So, what can ‘being grafted in’ mean for those of us who have had to transition through difficult life circumstances with limited choices, escaped from countries where violence rules or been through a divorce?

As a young child I used to follow my father or grandfather around the garden.  One of the things they did was graft a bud from a new good bearing fruit tree onto the stock of an old fruit tree or one that was a strong grower but did not bear good fruit.  Some of the more delicate trees would not be able to withstand the climatic conditions, but the root stock could and so this symbiosis of the two would bring about the desired fruit.

The prophet Isaiah uses a tree metaphor pointing to the future birth of Christ from the lineage of David ‘a green shoot will sprout from Jesse’s stump, and from his roots a budding branch,’ He also said that the ‘Spirit of God would hover over him giving wisdom, understanding, direction and strength and the knowledge and the fear of God would be his joy and delight.’ The second half of the Isaiah passage has brought me much comfort where the budding branch (Christ) won’t judge by appearances, won’t decide on the basis of hearsay; isn’t that just what we need? God knows the heart of these matters and will judge the needy by what is right and render justice to the poor.  When people only see what they want to see or hear what they want to hear, when the widow or divorcee has been treated unjustly, God will see and bring justice in his time.

This symbiosis of the root stock and the branch is mentioned again in Romans where Paul writes that the Gentiles (wild olive tree) have been grafted into Abraham’s tree, which was God’s special olive tree so that both could share the rich nourishment from God, for if the roots of the tree are holy, the branches will be too.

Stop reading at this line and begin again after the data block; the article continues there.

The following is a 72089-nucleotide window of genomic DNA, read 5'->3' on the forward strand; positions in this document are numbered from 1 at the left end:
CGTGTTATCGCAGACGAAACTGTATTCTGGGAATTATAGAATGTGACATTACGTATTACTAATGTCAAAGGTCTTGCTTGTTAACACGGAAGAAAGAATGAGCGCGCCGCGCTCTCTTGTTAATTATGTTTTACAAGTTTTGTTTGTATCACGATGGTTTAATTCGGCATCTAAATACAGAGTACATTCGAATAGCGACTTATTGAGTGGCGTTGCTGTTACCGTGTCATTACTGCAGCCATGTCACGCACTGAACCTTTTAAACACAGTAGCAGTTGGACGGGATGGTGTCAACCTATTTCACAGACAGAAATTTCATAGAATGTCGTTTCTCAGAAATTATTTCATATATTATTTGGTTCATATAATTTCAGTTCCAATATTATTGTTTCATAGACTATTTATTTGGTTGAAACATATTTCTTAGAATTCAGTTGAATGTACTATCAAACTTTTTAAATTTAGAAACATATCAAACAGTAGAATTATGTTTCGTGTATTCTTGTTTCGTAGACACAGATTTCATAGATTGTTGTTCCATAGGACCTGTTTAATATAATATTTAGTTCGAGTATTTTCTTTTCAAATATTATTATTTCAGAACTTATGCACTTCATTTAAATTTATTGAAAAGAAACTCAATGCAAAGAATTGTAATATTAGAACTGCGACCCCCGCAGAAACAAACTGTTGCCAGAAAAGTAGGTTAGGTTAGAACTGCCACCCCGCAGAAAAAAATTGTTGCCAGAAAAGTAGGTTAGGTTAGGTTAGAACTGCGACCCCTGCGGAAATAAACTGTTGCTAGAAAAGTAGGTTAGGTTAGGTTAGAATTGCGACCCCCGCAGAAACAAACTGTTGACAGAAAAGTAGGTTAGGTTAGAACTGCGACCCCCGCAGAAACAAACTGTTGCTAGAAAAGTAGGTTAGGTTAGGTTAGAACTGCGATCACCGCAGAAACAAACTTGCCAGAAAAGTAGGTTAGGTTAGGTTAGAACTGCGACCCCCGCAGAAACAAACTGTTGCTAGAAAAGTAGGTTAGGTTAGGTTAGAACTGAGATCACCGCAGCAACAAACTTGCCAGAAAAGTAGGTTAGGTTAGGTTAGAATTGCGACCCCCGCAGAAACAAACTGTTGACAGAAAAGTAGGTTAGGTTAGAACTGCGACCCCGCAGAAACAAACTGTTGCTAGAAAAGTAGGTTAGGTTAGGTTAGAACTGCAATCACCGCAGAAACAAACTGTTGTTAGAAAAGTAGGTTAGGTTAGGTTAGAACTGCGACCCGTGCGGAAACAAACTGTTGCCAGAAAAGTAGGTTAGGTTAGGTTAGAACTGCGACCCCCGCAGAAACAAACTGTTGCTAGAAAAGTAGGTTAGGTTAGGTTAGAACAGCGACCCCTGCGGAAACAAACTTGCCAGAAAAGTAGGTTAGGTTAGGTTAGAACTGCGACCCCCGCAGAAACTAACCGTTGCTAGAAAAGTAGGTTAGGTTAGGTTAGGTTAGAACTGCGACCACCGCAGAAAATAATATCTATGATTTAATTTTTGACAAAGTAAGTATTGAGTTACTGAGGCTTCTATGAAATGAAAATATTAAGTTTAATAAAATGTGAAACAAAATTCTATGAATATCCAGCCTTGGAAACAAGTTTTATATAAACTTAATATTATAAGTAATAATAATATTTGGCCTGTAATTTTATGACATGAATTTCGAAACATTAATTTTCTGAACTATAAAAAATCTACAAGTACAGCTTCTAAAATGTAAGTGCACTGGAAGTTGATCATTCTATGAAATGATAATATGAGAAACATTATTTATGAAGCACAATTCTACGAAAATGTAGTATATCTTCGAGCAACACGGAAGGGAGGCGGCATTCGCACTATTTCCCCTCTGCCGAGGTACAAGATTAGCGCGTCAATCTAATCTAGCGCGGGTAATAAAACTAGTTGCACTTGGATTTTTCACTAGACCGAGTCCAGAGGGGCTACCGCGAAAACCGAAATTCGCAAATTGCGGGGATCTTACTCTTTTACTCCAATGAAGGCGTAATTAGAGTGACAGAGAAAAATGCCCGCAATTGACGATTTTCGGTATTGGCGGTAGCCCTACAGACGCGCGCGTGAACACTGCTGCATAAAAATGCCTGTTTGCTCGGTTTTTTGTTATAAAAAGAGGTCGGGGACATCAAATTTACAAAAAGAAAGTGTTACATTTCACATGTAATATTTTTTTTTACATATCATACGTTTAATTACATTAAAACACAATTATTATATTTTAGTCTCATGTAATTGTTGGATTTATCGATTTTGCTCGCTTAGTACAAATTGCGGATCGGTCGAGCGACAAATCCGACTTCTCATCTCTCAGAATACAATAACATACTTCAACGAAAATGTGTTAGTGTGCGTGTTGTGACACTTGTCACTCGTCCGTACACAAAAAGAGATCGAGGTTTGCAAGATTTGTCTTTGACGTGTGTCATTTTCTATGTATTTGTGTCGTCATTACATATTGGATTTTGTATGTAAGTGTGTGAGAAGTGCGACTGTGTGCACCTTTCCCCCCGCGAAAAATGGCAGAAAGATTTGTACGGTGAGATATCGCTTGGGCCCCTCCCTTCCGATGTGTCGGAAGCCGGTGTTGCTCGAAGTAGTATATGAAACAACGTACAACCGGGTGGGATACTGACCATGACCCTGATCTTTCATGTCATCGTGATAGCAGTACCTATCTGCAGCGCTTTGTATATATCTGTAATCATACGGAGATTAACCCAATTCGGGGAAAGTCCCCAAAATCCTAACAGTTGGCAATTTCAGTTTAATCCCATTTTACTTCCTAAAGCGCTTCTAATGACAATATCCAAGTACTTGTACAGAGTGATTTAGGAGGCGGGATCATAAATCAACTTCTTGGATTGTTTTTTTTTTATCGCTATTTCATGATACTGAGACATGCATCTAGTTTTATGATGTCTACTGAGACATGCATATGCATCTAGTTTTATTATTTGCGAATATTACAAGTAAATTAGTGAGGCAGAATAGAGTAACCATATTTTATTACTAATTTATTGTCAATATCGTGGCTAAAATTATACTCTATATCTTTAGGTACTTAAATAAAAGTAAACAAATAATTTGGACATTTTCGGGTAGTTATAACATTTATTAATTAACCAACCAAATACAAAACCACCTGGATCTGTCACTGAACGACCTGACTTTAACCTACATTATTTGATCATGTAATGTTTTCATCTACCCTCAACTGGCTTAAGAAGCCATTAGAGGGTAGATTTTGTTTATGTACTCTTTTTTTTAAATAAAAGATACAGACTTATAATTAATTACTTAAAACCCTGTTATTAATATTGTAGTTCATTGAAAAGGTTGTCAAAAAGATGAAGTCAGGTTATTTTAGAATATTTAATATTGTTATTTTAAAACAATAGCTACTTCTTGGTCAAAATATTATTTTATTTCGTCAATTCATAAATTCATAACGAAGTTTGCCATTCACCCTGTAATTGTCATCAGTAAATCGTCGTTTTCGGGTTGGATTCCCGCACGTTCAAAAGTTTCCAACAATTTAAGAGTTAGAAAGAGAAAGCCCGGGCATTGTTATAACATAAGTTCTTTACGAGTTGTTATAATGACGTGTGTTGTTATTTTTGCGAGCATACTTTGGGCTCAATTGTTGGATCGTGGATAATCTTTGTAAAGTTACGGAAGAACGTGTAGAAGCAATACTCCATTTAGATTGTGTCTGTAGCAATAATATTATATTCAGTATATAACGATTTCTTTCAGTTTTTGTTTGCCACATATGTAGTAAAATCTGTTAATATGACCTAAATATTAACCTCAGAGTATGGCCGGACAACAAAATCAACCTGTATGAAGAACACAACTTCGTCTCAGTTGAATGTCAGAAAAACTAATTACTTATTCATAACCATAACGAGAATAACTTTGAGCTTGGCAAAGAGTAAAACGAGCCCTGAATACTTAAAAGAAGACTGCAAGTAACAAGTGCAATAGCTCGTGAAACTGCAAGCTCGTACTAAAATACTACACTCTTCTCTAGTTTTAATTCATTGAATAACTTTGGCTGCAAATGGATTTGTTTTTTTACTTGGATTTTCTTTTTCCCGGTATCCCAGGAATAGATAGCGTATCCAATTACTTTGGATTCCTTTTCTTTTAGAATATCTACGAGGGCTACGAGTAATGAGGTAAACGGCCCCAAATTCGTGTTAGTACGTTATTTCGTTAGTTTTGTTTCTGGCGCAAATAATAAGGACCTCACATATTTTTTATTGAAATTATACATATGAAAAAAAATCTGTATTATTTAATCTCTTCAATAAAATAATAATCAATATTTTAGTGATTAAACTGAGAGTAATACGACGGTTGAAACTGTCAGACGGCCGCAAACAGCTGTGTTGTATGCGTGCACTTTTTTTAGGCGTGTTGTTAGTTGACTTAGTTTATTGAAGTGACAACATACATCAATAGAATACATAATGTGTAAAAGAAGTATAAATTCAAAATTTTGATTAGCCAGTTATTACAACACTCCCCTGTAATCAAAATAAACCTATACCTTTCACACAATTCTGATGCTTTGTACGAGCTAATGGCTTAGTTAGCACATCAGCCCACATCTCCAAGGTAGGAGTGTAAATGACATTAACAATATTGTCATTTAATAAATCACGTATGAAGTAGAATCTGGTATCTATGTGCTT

God has a lot to say about the treatment of widows, orphans and foreigners that they should be treated fairly. He made a lot of provisions for them in the laws that governed harvesting and reaping. In this modern age it is hard to see the equivalent when women are treated ‘equally’, orphans are put into foster homes and foreigners are welcome, yet often find it more difficult to get the same opportunities as others.  As I fitted into this category of widow and foreigner, I once asked my pastor how he saw me. He was surprised and said, ‘I see you as a competent woman!” This may have been so, but it did not address the loneliness I felt of being widowed, neither the feeling of alienation from the culture, being an ‘outsider’. This was the time I needed to be ‘grafted into’ the new community. How does that happen, I think it takes the symbiosis of accepting one another, the stable stock allowing the new bud to be grafted in, it also requires that the bud heal into the tissues of the stock and start drawing sap from the root which is grounded.  As the two grow together, the sap (the Spirit) will nourish and bring wisdom, understanding, direction and strength, trusting that God who makes things grow will certainly bring unity allowing relationships to flourish and grow.